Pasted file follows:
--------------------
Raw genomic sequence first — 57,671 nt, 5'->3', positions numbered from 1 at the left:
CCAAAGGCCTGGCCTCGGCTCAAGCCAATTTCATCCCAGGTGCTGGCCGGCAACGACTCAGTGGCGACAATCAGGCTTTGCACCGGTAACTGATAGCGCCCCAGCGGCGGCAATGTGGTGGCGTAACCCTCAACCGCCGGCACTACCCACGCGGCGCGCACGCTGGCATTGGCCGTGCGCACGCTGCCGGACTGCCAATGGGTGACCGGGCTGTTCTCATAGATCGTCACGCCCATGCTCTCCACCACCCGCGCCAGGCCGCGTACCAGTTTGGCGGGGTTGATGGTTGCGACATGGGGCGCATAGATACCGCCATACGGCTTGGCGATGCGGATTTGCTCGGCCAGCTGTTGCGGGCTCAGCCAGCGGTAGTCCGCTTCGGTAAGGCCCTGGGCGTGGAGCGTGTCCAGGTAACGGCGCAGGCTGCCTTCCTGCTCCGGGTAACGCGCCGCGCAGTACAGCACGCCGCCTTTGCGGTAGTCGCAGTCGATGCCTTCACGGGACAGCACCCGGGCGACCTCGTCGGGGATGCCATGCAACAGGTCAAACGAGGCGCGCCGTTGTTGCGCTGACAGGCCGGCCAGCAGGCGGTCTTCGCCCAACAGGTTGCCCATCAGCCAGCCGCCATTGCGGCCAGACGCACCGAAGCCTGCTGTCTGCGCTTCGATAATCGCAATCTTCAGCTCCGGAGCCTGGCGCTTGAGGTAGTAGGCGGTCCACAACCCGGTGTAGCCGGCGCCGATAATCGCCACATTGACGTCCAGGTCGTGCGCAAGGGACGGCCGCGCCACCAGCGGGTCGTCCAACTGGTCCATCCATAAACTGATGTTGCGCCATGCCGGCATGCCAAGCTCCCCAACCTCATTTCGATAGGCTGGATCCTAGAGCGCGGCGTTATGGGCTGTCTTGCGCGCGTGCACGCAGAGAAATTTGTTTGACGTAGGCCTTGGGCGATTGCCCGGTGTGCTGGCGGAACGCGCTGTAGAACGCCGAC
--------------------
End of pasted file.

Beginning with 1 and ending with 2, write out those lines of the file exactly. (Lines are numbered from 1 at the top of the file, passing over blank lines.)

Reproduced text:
Raw genomic sequence first — 57,671 nt, 5'->3', positions numbered from 1 at the left:
CCAAAGGCCTGGCCTCGGCTCAAGCCAATTTCATCCCAGGTGCTGGCCGGCAACGACTCAGTGGCGACAATCAGGCTTTGCACCGGTAACTGATAGCGCCCCAGCGGCGGCAATGTGGTGGCGTAACCCTCAACCGCCGGCACTACCCACGCGGCGCGCACGCTGGCATTGGCCGTGCGCACGCTGCCGGACTGCCAATGGGTGACCGGGCTGTTCTCATAGATCGTCACGCCCATGCTCTCCACCACCCGCGCCAGGCCGCGTACCAGTTTGGCGGGGTTGATGGTTGCGACATGGGGCGCATAGATACCGCCATACGGCTTGGCGATGCGGATTTGCTCGGCCAGCTGTTGCGGGCTCAGCCAGCGGTAGTCCGCTTCGGTAAGGCCCTGGGCGTGGAGCGTGTCCAGGTAACGGCGCAGGCTGCCTTCCTGCTCCGGGTAACGCGCCGCGCAGTACAGCACGCCGCCTTTGCGGTAGTCGCAGTCGATGCCTTCACGGGACAGCACCCGGGCGACCTCGTCGGGGATGCCATGCAACAGGTCAAACGAGGCGCGCCGTTGTTGCGCTGACAGGCCGGCCAGCAGGCGGTCTTCGCCCAACAGGTTGCCCATCAGCCAGCCGCCATTGCGGCCAGACGCACCGAAGCCTGCTGTCTGCGCTTCGATAATCGCAATCTTCAGCTCCGGAGCCTGGCGCTTGAGGTAGTAGGCGGTCCACAACCCGGTGTAGCCGGCGCCGATAATCGCCACATTGACGTCCAGGTCGTGCGCAAGGGACGGCCGCGCCACCAGCGGGTCGTCCAACTGGTCCATCCATAAACTGATGTTGCGCCATGCCGGCATGCCAAGCTCCCCAACCTCATTTCGATAGGCTGGATCCTAGAGCGCGGCGTTATGGGCTGTCTTGCGCGCGTGCACGCAGAGAAATTTGTTTGACGTAGGCCTTGGGCGATTGCCCGGTGTGCTGGCGGAACGCGCTGTAGAACGCCGAC